“I think that was the closest we ever were because they had us in their sights with a machine gun,” Jimmy remembered telling one of his friends as they were retreating. He recalled exchanging fire with the enemy, but the 2/2nd Battalion eventually disintegrated under overwhelming pressure. With a few of his mates, Jimmy was directing the troops retreating through the passes until the point a superior showed up to warn them: “You’d better get on this carrier because… there’s no one out there, only Germans, so you’d better get on this carrier and come back with us.” In other words, Jimmy was among the last Australian soldiers to pull back from the Pinios Gorge area.

Jimmy described losing some of his mates during the chaotic retreat: “Bluey Dunn survived after the tank even ran over him, took the skin off him, and he got killed. Ken Cameron was taken prisoner of war, his legs were run over, his legs, and he had to get help and he eventually had to give in, and the Germans got him, and he finished the war in Germany.”

On foot, with carriers and New Zealand trucks, Jimmy and what remained of his unit eventually reached Kalamata. During the night, they were put onto a destroyer HMS Hero. The flotilla of destroyers, commanded by Lord Louis Mountbatten, encountered a squadron of some 30 low-flying German aircraft, as Jimmy recalled. He remembered a bomb hitting HMS Costa Rica, which resulted in her letting in water. Another destroyer pulled along the sinking vessel and transferred its crew and passengers onboard. Jimmy remembered seeing that three or four of the Stukas were shot down by the flotilla.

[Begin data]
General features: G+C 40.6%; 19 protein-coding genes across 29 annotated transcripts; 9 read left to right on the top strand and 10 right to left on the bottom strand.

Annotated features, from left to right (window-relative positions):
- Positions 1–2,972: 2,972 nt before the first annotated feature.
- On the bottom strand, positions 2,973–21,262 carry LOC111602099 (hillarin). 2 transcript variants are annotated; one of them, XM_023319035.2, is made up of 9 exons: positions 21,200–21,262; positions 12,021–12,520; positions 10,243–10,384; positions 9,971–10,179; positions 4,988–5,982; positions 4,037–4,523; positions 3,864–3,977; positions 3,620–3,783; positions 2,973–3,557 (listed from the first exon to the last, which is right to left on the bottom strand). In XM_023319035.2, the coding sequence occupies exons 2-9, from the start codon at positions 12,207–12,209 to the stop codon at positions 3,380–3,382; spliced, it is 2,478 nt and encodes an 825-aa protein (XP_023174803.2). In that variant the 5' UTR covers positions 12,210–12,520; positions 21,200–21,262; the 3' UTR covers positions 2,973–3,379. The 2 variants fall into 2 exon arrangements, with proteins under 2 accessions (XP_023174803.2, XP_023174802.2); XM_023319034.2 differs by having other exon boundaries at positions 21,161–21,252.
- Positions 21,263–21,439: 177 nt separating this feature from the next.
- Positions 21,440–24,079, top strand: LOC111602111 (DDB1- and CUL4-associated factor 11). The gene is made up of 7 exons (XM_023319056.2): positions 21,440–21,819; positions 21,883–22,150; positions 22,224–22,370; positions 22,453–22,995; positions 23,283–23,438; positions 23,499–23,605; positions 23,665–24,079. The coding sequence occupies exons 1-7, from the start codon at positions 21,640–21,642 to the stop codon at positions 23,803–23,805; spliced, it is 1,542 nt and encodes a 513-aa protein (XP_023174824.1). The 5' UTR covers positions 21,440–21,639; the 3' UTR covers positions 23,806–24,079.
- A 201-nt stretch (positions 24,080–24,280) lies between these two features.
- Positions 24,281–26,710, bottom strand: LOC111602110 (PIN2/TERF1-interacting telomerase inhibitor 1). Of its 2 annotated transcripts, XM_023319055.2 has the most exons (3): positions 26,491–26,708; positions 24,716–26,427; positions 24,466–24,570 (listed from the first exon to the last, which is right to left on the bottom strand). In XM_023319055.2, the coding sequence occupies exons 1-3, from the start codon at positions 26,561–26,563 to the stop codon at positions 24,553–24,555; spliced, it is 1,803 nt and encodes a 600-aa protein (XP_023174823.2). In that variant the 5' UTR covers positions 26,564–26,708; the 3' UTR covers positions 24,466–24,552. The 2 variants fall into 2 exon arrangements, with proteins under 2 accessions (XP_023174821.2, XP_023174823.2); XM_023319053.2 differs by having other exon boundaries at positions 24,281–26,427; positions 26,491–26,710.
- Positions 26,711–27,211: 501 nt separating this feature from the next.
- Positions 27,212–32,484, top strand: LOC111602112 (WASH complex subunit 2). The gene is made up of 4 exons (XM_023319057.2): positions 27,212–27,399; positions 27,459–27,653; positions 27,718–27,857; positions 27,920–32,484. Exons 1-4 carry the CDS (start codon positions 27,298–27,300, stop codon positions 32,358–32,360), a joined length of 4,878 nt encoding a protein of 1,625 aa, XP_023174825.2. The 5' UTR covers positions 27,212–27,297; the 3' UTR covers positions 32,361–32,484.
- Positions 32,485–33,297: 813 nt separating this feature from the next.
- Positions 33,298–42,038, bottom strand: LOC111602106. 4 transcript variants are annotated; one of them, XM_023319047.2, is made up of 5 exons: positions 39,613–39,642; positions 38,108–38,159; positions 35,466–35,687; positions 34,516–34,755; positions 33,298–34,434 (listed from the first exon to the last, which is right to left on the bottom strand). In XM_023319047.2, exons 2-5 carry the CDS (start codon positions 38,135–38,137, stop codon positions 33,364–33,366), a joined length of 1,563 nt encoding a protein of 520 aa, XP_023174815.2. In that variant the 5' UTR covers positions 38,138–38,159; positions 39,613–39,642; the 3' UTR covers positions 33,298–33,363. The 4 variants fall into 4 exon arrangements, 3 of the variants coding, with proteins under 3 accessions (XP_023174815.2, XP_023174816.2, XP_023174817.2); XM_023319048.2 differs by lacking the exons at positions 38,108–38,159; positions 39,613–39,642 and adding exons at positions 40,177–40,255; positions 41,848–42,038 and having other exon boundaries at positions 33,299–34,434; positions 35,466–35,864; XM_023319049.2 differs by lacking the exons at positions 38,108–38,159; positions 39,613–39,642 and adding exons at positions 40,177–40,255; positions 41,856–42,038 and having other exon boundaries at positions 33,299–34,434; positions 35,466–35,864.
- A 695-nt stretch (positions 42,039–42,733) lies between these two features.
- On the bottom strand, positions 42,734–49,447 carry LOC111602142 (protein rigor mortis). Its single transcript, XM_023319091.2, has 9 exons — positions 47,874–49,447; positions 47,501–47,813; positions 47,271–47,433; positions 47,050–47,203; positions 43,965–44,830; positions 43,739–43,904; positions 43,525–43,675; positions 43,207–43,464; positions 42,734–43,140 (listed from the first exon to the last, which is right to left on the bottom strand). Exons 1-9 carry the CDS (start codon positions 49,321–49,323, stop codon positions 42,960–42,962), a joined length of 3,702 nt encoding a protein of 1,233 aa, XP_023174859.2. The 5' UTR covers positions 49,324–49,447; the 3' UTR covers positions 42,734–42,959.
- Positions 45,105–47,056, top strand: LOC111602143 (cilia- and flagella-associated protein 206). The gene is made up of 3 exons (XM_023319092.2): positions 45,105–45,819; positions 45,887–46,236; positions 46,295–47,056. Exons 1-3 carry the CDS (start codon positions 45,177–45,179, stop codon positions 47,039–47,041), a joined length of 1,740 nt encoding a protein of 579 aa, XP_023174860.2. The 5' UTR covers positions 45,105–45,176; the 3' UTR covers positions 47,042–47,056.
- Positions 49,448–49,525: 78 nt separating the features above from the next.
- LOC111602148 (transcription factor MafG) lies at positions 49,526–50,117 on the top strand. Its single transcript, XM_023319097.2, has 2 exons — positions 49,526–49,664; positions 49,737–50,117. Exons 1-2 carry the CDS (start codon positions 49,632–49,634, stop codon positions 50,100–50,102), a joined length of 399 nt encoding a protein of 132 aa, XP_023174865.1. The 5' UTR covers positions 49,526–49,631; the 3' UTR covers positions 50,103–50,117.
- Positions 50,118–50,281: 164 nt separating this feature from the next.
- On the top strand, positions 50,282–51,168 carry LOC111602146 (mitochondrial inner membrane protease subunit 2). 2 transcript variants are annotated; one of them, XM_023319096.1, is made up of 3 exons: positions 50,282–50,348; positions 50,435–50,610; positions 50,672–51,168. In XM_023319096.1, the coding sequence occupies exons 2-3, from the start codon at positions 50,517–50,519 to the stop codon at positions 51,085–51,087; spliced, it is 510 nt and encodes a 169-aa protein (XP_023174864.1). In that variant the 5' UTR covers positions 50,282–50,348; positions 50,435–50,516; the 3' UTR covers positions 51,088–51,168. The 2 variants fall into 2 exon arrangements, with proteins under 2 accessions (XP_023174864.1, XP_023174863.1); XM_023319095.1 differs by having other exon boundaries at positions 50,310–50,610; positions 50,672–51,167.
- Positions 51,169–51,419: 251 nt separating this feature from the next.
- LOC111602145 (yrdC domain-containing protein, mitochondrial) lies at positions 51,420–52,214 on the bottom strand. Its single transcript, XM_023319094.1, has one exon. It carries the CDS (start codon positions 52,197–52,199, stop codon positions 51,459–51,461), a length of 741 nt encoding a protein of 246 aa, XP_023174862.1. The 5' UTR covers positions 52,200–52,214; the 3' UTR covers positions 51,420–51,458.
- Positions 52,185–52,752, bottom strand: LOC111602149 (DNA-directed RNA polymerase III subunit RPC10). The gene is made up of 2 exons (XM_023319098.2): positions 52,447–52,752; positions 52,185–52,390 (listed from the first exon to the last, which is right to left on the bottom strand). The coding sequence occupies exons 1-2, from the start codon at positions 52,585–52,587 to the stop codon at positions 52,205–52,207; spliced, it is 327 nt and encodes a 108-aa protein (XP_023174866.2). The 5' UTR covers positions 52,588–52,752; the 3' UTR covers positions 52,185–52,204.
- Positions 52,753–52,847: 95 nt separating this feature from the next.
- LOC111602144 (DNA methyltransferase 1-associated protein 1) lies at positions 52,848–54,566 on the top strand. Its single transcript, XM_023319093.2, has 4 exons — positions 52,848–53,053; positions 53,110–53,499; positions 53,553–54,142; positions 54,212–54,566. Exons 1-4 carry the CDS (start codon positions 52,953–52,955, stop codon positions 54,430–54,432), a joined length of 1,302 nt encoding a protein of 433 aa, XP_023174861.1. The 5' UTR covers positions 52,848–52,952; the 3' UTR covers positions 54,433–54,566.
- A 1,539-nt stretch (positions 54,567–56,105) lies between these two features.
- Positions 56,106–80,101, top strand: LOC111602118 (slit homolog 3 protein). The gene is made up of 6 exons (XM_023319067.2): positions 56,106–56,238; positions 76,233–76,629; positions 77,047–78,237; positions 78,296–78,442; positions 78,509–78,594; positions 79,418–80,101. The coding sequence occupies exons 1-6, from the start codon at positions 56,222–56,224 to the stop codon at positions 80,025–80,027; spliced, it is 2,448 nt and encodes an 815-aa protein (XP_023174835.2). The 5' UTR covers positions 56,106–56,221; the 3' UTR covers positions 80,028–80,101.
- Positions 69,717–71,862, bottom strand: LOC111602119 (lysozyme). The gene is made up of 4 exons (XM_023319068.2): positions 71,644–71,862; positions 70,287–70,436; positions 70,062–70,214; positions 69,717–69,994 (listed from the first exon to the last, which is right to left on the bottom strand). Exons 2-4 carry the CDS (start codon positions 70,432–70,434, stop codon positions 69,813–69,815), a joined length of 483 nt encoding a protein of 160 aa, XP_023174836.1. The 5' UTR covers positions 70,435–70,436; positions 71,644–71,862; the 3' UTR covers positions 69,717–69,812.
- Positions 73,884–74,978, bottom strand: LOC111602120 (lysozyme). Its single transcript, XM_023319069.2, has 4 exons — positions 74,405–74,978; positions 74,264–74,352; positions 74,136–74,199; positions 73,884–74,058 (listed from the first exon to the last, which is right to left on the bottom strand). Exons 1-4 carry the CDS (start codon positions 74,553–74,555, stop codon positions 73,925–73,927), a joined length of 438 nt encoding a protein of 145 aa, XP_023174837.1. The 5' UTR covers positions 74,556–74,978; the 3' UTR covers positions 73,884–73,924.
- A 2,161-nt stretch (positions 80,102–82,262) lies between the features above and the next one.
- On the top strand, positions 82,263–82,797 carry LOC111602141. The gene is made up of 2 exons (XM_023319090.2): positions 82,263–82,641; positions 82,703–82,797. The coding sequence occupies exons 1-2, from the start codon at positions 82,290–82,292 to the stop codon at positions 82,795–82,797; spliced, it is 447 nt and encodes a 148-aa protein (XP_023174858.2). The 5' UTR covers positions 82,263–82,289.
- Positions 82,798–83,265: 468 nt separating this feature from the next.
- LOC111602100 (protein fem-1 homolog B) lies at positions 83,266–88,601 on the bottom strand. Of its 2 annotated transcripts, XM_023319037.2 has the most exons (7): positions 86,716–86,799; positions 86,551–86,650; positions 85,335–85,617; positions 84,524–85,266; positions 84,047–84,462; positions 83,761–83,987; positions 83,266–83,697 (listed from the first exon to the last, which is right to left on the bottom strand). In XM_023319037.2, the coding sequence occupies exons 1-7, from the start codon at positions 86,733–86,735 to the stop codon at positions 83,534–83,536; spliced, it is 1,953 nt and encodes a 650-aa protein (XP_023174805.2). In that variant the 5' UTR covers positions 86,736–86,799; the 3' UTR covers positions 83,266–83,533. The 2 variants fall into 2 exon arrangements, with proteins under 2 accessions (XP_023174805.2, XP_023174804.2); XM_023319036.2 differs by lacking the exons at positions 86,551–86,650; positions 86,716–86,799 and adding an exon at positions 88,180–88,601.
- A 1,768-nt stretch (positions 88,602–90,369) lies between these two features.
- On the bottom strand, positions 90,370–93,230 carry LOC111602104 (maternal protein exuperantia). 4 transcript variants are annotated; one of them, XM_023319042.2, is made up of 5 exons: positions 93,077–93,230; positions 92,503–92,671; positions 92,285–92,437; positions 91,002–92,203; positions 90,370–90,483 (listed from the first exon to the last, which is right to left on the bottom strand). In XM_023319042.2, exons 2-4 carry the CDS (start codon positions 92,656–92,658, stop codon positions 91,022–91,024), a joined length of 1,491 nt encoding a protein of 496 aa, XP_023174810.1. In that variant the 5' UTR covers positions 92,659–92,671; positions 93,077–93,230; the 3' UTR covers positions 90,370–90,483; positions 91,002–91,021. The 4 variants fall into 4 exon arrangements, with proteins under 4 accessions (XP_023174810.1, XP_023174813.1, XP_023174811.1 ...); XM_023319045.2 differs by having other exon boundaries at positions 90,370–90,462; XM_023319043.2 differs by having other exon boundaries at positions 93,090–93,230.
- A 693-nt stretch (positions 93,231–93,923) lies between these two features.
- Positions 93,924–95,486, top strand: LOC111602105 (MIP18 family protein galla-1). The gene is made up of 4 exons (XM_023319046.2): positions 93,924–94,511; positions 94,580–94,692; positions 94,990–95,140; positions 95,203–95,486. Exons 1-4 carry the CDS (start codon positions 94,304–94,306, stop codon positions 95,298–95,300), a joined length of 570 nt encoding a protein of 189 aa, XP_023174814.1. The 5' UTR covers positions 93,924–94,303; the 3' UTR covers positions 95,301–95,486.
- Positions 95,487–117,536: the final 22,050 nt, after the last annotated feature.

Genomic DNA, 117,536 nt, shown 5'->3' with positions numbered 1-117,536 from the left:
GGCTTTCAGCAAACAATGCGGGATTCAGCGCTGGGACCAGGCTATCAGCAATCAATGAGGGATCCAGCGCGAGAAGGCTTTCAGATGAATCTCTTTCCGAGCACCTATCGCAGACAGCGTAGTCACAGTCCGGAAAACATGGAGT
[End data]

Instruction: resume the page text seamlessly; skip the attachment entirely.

He assumed many of the troops from the flotilla ended up in Crete, as this was all happening near the island. However, Jimmy himself had more luck and ended up in Alexandria. Jimmy summed up his opinion of the Greek campaign: “Churchill promised the Greek government support, and we were sacrificed. We were a division of 10,000 troops that were sacrificed for something that we never, ever had a chance of doing any good. We lost all our equipment, guns, trucks, men. In our battalion, there were 178, I think, were taken prisoner of war, some killed, and we come back, luckily a few of us got out, a depleted battalion, well, a depleted division really.”

Jimmy later participated in the Syrian campaign and the Malayan campaign, rising to the rank of a sergeant. He was discharged in October of 1944 after being hospitalised with malaria. After the war, he worked briefly on his family farm, as a linesman at Telecom, as a barman but eventually settled on a career running a butcher shop. He was heavily involved with his local community throughout his life. Among other things, he was the president of the Bellingen RSL as well as Grafton Services Club for 25 years. With his wife Margaret, he helped raise significant funds for Army Cadets. They had a son and a daughter and quite a few grandchildren. Throughout his life he remained very proud of his service in the war.